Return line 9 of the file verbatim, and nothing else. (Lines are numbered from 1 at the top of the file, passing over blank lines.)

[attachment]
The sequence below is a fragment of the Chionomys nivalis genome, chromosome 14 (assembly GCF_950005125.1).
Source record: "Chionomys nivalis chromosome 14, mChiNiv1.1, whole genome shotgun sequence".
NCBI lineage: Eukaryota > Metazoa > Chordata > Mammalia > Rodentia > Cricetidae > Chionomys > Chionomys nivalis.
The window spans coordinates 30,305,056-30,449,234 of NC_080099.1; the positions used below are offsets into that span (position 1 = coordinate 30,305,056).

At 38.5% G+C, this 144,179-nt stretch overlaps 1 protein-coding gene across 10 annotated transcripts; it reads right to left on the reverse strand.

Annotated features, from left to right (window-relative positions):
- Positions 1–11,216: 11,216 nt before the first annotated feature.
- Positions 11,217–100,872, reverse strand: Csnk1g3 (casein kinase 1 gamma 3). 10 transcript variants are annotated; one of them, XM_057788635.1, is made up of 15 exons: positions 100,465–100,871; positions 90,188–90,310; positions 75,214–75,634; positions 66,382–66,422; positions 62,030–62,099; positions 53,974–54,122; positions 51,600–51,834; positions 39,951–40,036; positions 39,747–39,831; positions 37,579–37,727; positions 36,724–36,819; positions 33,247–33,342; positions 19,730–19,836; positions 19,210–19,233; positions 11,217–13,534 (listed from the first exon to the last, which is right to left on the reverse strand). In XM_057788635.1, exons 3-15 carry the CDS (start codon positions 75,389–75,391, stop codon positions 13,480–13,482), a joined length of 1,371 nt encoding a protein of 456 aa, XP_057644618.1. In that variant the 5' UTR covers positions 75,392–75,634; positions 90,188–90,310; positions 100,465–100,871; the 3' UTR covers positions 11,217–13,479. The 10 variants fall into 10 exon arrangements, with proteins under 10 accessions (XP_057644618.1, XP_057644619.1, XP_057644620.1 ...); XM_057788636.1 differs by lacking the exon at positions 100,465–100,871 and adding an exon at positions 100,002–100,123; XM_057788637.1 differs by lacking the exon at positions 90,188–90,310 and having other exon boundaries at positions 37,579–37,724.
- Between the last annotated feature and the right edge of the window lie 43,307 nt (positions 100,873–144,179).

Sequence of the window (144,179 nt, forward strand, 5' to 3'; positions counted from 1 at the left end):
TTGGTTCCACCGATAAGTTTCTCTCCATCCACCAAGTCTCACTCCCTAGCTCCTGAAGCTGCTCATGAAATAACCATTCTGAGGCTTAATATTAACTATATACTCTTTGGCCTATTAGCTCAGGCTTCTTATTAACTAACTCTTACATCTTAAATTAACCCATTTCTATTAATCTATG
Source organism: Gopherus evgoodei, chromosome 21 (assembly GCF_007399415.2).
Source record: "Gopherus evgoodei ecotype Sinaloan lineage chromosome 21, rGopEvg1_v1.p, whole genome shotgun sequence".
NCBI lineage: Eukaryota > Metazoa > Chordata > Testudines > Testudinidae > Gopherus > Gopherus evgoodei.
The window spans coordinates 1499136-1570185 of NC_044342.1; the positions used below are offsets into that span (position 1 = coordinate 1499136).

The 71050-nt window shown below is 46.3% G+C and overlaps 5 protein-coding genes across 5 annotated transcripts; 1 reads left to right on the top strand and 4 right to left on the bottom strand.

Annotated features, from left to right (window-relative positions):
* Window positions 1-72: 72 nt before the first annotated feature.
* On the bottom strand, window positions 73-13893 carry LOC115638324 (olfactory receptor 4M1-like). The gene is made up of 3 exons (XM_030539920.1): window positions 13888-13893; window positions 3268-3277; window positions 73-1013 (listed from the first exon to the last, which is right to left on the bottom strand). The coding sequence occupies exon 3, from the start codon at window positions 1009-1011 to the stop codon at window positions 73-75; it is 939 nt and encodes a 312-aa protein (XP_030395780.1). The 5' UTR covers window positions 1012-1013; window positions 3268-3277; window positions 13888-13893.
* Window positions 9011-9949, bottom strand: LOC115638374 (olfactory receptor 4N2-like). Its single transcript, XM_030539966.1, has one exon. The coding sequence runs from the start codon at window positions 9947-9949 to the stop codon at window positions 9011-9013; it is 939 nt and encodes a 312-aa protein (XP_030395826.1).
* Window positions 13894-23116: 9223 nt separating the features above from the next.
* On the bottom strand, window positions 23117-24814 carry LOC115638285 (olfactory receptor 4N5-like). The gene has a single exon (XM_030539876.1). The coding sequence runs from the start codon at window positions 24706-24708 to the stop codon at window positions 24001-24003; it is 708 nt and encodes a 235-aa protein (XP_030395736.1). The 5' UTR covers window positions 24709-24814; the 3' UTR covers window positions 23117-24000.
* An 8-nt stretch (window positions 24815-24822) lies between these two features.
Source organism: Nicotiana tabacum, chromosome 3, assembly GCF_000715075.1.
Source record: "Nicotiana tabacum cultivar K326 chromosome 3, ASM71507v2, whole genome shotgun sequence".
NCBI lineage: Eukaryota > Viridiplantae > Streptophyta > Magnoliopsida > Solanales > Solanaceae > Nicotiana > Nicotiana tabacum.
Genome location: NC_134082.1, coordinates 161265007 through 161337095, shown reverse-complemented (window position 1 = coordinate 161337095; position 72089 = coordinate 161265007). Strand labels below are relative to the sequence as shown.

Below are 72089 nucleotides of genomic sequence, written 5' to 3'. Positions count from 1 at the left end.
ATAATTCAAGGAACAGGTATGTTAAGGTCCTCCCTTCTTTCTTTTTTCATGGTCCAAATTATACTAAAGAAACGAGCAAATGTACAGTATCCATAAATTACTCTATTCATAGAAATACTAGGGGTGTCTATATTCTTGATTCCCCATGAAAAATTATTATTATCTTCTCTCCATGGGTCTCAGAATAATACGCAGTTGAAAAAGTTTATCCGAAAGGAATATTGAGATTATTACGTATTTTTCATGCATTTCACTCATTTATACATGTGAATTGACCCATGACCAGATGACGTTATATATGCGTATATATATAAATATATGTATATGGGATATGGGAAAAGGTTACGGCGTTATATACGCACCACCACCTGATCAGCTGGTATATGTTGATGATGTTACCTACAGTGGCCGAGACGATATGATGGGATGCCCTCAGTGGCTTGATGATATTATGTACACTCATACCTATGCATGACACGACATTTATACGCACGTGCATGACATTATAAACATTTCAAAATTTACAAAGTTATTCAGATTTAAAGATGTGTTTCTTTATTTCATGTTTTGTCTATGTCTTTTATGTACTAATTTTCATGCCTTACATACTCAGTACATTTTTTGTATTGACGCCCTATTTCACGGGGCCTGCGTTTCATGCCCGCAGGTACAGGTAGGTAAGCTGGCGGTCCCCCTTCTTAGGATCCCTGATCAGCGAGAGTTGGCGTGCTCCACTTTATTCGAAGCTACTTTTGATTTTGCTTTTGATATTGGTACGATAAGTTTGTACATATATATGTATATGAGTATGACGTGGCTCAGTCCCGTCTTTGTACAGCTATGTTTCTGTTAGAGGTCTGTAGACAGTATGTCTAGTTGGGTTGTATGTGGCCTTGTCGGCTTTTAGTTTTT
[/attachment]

- Between the last annotated feature and the right edge of the window lie 43,307 nt (positions 100,873–144,179).